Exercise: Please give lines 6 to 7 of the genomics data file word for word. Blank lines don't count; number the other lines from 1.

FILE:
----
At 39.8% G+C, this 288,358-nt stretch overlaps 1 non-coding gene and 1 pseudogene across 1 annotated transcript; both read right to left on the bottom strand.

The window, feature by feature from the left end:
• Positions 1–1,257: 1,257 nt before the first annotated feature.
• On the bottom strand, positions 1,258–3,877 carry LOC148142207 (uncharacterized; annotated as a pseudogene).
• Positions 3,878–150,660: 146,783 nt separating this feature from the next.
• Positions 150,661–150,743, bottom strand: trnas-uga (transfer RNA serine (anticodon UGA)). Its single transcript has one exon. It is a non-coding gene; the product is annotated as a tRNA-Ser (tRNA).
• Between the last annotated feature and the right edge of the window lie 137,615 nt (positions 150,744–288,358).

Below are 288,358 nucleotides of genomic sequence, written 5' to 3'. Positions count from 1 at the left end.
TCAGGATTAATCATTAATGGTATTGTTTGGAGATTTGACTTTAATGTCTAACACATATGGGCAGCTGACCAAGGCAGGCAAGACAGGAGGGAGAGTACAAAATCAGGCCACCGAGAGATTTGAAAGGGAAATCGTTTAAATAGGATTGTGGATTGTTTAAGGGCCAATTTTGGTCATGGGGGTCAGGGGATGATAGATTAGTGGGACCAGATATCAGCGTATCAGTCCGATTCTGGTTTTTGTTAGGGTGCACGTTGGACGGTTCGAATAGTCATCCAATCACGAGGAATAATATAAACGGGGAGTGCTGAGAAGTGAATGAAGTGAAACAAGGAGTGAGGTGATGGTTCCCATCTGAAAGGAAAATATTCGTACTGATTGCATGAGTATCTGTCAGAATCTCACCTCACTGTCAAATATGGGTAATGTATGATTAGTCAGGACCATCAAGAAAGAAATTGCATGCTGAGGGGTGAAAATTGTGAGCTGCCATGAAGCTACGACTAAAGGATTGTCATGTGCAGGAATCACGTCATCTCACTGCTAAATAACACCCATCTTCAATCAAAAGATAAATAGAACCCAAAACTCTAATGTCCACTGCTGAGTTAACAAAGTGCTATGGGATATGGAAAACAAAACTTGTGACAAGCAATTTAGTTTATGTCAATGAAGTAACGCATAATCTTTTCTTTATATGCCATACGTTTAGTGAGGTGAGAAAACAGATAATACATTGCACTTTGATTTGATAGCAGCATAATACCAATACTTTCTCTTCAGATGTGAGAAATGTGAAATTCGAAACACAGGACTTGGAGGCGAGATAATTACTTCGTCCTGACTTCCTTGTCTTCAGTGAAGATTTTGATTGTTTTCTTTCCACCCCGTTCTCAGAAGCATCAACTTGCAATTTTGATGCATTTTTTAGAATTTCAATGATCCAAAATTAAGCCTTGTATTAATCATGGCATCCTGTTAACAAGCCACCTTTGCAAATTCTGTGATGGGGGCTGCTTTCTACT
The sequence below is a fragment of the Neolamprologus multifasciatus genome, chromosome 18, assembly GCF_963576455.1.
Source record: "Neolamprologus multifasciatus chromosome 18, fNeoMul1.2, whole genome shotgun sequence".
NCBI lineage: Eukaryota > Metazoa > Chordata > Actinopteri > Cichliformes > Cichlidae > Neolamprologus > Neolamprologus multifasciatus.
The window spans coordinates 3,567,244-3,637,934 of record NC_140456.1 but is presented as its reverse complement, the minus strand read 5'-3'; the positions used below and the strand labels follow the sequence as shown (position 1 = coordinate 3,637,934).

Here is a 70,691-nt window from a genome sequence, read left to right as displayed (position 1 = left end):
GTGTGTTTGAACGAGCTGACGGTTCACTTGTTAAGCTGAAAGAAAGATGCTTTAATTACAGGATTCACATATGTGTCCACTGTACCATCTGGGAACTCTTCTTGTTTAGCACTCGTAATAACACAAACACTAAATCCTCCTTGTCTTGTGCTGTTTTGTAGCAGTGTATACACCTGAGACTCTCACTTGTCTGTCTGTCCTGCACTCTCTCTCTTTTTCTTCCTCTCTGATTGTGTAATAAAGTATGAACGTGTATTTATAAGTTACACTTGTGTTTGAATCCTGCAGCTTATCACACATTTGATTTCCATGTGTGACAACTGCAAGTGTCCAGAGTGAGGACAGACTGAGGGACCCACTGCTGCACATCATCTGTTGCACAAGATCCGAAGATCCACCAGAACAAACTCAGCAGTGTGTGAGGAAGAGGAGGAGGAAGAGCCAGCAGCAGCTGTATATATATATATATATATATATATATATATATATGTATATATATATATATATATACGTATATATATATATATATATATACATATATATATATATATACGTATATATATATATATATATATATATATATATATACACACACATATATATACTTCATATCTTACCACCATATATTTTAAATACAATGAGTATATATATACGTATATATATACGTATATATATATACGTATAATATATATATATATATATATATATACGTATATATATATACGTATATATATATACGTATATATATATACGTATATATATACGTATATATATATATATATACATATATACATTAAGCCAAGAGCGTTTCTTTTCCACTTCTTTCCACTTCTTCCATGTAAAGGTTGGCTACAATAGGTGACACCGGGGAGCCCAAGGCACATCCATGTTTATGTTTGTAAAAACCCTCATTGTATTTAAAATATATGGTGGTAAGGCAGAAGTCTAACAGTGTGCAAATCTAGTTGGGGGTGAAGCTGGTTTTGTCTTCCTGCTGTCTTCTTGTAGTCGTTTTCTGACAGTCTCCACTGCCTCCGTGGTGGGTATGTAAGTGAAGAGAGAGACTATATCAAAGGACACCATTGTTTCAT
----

• Positions 150,661–150,743, bottom strand: trnas-uga (transfer RNA serine (anticodon UGA)). Its single transcript has one exon. It is a non-coding gene; the product is annotated as a tRNA-Ser (tRNA).
• Between the last annotated feature and the right edge of the window lie 137,615 nt (positions 150,744–288,358).